Ada Calhoun—writing for The New York Times about Bjarke Ingels new Lego museum—on Lego’s history:
When Ole Kirk Kristiansen founded Lego in 1932, the company made wooden toys, but after World War II, it switched to plastic. The Lego brick as we know it today was developed in the mid-1950s. From the start, it was a feat of classic Scandinavian design: clean, practical, reliable and somewhat revolutionary with its “clutch power,” which made it easy to snap and unsnap. Today, Lego enthusiasts marvel that those first Legos still fit perfectly with the current ones, and that six identical eight-studded bricks can be combined in more than 900 million ways. “The human condition is, sadly, divisive,” the British television host James May said on an episode of his show “Toy Stories,” on which he explored a full-size house he built entirely out of Lego bricks. “But there are simple spiritual experiences that unite all of humanity in unqualified communal joy: sex, the dance, foot massage — and to those I would add the simple sensation of pressing Lego bricks together.”
Alexis Madrigal has a fascinating piece for The Atlantic on the history of ASCII art—images created from typewriter characters. The traditional history starts with BBSs days of the early web but Madrigal takes us all the way back to 1890 (!!!), taking us on a tour of typewriter art, concrete poetry, and even early pixels:
At least one scholar connected up typewriter art and pointilism as pointing the way to the idea of pixels on a screen being used to represent everything.
"Seen from a distance, the hundreds of dots, in virtue of the visual phenomenon known as persistence of vision, coalesced into larger figures," applied mathematician Philip Davis wrote of Georges Seurat’s pointilism. "When in the 1880s typewriters became commonplace, this kind of image was done on the typewriter with letters or blank spaces, was known as typewriter art. In the first generation of computers, typewriter art was automated, and pictures of Washington, Lincoln, Harry Truman etc., were produced in this way. When computer output moved from the typed page to the television or video screen, the whole screen was subdivided into a certain large number, say 1,024 x 1,024 = 1,048,576 areas or so-called ‘pixels’, each of which could be addressed, shaded, coloured or otherwise transformed or manipulated."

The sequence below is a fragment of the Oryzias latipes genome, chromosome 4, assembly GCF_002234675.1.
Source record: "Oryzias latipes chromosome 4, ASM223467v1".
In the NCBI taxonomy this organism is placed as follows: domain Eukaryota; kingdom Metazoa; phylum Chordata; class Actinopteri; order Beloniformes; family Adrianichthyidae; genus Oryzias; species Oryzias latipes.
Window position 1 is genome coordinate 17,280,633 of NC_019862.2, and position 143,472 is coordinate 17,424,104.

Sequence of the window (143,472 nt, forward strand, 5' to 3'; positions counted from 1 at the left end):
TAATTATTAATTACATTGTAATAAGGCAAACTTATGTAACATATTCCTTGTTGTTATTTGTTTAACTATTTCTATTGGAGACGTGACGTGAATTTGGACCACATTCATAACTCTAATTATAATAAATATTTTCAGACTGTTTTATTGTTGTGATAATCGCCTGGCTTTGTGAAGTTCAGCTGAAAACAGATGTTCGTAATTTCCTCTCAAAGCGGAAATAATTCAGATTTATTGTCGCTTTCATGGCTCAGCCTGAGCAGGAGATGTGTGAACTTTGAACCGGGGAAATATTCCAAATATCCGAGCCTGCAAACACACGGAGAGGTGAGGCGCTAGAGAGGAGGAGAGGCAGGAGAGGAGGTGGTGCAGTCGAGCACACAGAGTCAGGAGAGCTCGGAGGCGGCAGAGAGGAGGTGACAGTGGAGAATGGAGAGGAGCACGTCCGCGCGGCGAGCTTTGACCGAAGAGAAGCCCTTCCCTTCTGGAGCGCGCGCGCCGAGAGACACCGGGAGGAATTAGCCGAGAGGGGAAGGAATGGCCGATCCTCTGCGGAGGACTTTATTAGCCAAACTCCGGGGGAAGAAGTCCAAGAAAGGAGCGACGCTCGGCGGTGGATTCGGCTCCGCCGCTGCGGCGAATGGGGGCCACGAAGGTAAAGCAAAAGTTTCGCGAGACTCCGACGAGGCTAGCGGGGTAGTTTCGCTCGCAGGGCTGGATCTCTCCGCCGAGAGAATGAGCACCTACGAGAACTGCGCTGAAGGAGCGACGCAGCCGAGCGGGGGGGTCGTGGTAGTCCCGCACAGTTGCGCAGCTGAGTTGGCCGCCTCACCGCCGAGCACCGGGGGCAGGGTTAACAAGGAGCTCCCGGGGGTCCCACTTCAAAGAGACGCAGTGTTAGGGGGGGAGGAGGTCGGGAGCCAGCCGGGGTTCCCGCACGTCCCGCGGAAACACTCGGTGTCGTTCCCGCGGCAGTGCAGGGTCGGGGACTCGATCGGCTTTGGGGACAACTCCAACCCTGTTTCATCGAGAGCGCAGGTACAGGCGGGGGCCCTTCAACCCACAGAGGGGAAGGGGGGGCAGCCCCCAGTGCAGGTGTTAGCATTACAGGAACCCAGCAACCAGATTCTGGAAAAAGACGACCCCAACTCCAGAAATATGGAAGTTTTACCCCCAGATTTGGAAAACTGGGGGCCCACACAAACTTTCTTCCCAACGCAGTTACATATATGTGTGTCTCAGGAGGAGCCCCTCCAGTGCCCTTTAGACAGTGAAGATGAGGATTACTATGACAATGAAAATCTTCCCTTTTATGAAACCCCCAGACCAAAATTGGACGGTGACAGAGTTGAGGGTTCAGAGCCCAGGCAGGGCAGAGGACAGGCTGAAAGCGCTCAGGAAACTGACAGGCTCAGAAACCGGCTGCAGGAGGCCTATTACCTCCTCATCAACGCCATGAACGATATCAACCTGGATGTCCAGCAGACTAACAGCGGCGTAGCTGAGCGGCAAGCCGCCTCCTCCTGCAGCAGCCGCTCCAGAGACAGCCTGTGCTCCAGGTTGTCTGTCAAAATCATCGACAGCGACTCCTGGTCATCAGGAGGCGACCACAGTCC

In other words, the decomposition of images into lots and lots of little marks was a conceptual step towards the pixel. In this telling, typewriter art is not merely an ancestor of ASCII art, but of everything that goes on a screen. The television, the CRT monitor, the iPhone.
"People like converting text into pictures and vice versa," he writes, "There’s an inherent pleasure to making one type of symbol into another." Madrigal notes that all of us do this every time we sit down in front of a keyboard and transform a parenthesis and colon into a human emotion. :)
Graphic Design Needs a New Revolution
“Every generation needs a new revolution.” —Thomas Jefferson
In the early nineties, desktop publishing dramatically changed how designers approached their work. Typesetting and pasting together comps became a thing of the past. The work began to take shape on screens. But bringing desktop publishing to the masses also induced a fear that the careers of working designers would become irrelevant. The tools of the trade were now available to all, prompting designers to rethink their own approaches.
Around the same time, a surfer-turned-designer in southern California named David Carson started designing the alternative arts and music magazine Ray Gun. Never formally trained in design, Carson used desktop publishing programs to experiment with typography and layouts that matched the irreverance of the magazine’s content, including the now-famous article he set entirely in Dingbat. Looking at Carson and others’ emerging style built around this freedom the computer provided, Steven Heller wrote a scathing piece for Eye Magazine titled The Cult of Ugly where he wrote this new work had a “self-indulgence that informs some of the worst experimental fine art.”